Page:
Life is full of frustrations. From the minor irritations of losing your car keys to the major anxieties of continued failure towards a goal, frustration is not a pleasant emotion in any magnitude. Because of the unpleasantness of this emotion, people will often avoid anything that might lead to it. Unfortunately, many of the things we truly want to experience such as triumph, joy, victory and purpose require a great deal of frustration. Being able to manage frustrations allow us to remain happy and positive even in trying circumstances.
I recently had a very frustrating experience during most of this past week. My computer had been getting progressively worse in performance and I had decided it was time for a reformat of the hard drive and a fresh start (which, by the way, isn’t a bad technique for solving a lot of your personal problems as well). It was at this point I realized that my Windows XP was only a factory install and did not have a disc for reformatting purposes… And so my week-long saga of continued computer frustrations began. I’m normally a fairly technically savvy guy, but I’m hardly a computer expert. Between negotiating with hardware retailers, spontaneous computer crashes, internet failures and being put on hold for an hour while calling customer support, this was a very frustrating problem. On a side note to the people who organize customer service lines, if I am having a problem with your product and you have put me on hold for an extremely long period of time, I am NOT interested in buying more of your products, so save the advertisements.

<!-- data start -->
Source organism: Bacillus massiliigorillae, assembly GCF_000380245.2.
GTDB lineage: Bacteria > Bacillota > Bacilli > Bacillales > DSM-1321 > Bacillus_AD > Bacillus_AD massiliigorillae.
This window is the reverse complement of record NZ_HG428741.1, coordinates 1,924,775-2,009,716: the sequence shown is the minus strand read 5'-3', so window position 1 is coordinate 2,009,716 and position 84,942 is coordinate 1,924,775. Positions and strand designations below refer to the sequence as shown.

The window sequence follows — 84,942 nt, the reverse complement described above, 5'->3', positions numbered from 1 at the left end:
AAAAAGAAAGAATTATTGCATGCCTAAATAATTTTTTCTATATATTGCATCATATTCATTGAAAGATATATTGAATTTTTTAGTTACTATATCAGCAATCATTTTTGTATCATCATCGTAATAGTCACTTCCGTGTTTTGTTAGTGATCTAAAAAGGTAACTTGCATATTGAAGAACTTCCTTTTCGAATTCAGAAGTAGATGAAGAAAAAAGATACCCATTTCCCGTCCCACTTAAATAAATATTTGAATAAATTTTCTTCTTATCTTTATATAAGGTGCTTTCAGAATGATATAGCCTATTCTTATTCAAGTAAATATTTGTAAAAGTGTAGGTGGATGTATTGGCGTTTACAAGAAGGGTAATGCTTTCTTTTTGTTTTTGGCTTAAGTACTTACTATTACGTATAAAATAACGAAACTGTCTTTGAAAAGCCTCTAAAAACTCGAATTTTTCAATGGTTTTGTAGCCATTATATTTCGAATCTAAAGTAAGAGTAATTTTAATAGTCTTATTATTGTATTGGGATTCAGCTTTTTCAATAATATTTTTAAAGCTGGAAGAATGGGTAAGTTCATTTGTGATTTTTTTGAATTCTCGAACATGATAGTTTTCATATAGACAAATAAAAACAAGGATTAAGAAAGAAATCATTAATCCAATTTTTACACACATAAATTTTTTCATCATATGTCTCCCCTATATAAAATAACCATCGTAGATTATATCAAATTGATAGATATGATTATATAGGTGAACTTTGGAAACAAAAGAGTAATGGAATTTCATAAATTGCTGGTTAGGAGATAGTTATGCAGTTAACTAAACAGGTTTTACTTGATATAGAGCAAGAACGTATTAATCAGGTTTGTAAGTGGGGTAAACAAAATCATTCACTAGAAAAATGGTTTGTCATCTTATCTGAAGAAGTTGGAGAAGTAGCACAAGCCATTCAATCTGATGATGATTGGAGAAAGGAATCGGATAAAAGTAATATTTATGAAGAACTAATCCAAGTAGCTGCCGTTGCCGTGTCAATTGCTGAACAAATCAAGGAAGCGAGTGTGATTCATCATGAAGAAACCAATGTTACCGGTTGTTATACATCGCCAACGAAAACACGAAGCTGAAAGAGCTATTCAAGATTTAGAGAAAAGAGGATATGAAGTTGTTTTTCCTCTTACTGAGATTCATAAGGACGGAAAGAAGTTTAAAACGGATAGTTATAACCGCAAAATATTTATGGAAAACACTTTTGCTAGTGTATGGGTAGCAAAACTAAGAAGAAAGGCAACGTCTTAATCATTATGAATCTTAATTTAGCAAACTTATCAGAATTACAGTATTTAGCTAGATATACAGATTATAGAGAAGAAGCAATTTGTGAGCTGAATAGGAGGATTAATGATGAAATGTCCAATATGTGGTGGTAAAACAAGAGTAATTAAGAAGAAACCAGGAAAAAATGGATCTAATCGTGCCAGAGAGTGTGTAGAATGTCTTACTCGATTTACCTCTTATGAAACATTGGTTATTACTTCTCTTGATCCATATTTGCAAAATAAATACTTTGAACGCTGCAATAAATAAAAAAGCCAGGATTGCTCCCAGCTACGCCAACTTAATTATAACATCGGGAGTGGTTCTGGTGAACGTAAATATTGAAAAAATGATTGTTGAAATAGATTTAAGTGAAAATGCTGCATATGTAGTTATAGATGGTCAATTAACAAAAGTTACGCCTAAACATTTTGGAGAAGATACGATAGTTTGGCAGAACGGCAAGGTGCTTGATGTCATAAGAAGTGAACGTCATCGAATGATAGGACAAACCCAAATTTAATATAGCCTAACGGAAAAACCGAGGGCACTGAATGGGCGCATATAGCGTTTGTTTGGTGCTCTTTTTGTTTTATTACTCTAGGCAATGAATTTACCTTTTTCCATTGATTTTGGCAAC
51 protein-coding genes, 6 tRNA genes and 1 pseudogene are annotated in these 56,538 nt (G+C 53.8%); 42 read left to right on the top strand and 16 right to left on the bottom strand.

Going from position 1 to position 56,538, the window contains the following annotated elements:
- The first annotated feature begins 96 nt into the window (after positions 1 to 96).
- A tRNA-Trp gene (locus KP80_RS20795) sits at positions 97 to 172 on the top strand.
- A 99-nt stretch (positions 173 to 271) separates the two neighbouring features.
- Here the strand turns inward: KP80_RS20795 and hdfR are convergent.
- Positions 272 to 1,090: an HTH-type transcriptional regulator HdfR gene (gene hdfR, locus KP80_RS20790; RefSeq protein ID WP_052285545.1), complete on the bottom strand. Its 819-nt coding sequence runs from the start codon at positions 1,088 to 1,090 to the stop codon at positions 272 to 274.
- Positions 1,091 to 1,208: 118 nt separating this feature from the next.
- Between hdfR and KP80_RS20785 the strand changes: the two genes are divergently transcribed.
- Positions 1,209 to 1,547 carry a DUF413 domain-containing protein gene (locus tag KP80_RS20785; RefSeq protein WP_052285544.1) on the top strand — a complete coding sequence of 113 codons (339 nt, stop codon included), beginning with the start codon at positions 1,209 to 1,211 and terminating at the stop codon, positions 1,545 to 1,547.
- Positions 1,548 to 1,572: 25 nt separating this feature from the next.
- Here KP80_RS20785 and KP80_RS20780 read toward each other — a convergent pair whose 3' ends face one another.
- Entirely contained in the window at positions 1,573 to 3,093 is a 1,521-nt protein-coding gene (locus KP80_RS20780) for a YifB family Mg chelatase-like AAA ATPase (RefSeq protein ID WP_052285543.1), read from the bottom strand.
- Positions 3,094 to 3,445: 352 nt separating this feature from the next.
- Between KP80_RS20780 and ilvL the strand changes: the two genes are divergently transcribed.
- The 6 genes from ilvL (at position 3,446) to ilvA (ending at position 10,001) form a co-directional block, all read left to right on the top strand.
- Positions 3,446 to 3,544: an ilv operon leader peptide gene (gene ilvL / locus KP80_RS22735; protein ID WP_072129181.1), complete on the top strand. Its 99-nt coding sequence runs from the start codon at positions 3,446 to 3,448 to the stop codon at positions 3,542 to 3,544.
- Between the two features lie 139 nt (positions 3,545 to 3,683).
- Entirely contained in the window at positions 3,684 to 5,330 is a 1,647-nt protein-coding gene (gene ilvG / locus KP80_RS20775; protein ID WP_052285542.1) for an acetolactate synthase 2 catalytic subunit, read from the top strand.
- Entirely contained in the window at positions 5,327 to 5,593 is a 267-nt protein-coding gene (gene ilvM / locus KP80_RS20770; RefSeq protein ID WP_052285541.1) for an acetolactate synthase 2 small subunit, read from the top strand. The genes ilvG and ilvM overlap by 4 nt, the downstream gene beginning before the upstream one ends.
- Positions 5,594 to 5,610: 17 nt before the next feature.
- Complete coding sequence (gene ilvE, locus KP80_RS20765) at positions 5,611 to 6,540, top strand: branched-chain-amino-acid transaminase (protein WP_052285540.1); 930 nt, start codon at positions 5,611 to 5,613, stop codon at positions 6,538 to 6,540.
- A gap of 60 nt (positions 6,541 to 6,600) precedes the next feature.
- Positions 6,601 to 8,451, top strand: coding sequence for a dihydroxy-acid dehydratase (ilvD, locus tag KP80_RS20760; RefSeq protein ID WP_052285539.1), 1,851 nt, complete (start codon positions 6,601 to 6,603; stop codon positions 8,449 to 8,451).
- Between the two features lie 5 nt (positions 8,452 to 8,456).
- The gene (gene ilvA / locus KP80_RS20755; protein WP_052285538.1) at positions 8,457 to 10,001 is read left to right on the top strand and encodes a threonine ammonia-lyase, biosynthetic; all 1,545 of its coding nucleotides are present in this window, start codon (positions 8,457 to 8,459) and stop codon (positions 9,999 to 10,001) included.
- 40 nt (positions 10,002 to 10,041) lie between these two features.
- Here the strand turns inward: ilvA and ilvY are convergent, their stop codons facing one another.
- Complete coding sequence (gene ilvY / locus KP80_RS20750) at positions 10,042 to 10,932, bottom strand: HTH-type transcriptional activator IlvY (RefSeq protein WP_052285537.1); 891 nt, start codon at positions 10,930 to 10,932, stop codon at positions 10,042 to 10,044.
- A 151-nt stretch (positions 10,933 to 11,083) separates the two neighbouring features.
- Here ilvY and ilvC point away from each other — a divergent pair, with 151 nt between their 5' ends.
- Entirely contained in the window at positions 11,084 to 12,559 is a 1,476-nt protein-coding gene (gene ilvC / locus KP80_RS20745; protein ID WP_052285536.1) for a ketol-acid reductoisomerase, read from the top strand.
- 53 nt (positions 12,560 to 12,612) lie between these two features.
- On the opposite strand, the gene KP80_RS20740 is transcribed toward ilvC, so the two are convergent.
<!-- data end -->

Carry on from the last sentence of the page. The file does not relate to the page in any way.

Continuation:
What I thought would have been a routine procedure turned into a six day period in which all my spare time was devoted to failing to solve my computer issues. Of all the times I couldn’t afford to lose computer access this was it. As work on my project has ramped up I have been pushing hard to get the program ready to start beta testing in July. So, during a time when working on schedule was vital, a series of frustrating computer problems bogged down any progress. A completely trivial problem when compared to many major life frustrations, but it really allowed me to refine my own processes to handle future frustrations. My recent experiences have prompted me to explain my process for handling frustration so it doesn’t lead to burnout, stress or depression.